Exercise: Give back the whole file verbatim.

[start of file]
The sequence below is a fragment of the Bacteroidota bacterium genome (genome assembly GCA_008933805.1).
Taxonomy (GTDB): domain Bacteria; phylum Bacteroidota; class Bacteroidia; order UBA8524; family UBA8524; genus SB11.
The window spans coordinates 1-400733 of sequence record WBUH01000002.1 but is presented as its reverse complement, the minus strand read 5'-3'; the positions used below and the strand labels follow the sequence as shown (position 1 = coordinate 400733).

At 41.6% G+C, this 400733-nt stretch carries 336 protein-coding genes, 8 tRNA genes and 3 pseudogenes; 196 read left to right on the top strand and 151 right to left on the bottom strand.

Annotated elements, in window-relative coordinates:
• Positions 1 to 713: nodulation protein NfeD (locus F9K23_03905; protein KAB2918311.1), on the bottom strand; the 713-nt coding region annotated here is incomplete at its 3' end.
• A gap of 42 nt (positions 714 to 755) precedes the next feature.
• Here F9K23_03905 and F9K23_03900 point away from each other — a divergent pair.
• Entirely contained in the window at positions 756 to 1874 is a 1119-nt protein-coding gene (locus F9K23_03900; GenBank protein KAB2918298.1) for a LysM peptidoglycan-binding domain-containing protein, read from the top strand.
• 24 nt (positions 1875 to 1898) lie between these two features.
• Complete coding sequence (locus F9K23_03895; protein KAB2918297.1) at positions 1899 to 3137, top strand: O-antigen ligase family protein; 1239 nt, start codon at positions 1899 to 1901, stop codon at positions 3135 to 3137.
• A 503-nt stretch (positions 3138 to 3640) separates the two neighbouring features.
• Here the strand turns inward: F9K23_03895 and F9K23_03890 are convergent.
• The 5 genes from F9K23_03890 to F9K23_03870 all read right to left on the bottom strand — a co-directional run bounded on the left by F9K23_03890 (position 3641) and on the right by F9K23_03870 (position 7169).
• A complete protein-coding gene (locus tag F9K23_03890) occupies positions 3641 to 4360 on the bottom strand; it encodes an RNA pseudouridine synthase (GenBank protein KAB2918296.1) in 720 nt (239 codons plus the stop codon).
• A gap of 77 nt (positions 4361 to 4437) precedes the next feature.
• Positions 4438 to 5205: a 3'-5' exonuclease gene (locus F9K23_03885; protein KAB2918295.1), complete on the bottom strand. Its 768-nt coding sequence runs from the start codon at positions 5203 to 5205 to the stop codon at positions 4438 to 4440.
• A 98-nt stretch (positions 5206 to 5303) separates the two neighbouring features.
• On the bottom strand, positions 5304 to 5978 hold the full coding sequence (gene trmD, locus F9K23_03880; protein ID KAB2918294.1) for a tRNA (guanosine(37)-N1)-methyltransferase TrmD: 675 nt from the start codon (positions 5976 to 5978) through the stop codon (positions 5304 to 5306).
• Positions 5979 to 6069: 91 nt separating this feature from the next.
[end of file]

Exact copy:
The sequence below is a fragment of the Bacteroidota bacterium genome (genome assembly GCA_008933805.1).
Taxonomy (GTDB): domain Bacteria; phylum Bacteroidota; class Bacteroidia; order UBA8524; family UBA8524; genus SB11.
The window spans coordinates 1-400733 of sequence record WBUH01000002.1 but is presented as its reverse complement, the minus strand read 5'-3'; the positions used below and the strand labels follow the sequence as shown (position 1 = coordinate 400733).

At 41.6% G+C, this 400733-nt stretch carries 336 protein-coding genes, 8 tRNA genes and 3 pseudogenes; 196 read left to right on the top strand and 151 right to left on the bottom strand.

Annotated elements, in window-relative coordinates:
• Positions 1 to 713: nodulation protein NfeD (locus F9K23_03905; protein KAB2918311.1), on the bottom strand; the 713-nt coding region annotated here is incomplete at its 3' end.
• A gap of 42 nt (positions 714 to 755) precedes the next feature.
• Here F9K23_03905 and F9K23_03900 point away from each other — a divergent pair.
• Entirely contained in the window at positions 756 to 1874 is a 1119-nt protein-coding gene (locus F9K23_03900; GenBank protein KAB2918298.1) for a LysM peptidoglycan-binding domain-containing protein, read from the top strand.
• 24 nt (positions 1875 to 1898) lie between these two features.
• Complete coding sequence (locus F9K23_03895; protein KAB2918297.1) at positions 1899 to 3137, top strand: O-antigen ligase family protein; 1239 nt, start codon at positions 1899 to 1901, stop codon at positions 3135 to 3137.
• A 503-nt stretch (positions 3138 to 3640) separates the two neighbouring features.
• Here the strand turns inward: F9K23_03895 and F9K23_03890 are convergent.
• The 5 genes from F9K23_03890 to F9K23_03870 all read right to left on the bottom strand — a co-directional run bounded on the left by F9K23_03890 (position 3641) and on the right by F9K23_03870 (position 7169).
• A complete protein-coding gene (locus tag F9K23_03890) occupies positions 3641 to 4360 on the bottom strand; it encodes an RNA pseudouridine synthase (GenBank protein KAB2918296.1) in 720 nt (239 codons plus the stop codon).
• A gap of 77 nt (positions 4361 to 4437) precedes the next feature.
• Positions 4438 to 5205: a 3'-5' exonuclease gene (locus F9K23_03885; protein KAB2918295.1), complete on the bottom strand. Its 768-nt coding sequence runs from the start codon at positions 5203 to 5205 to the stop codon at positions 4438 to 4440.
• A 98-nt stretch (positions 5206 to 5303) separates the two neighbouring features.
• On the bottom strand, positions 5304 to 5978 hold the full coding sequence (gene trmD, locus F9K23_03880; protein ID KAB2918294.1) for a tRNA (guanosine(37)-N1)-methyltransferase TrmD: 675 nt from the start codon (positions 5976 to 5978) through the stop codon (positions 5304 to 5306).
• Positions 5979 to 6069: 91 nt separating this feature from the next.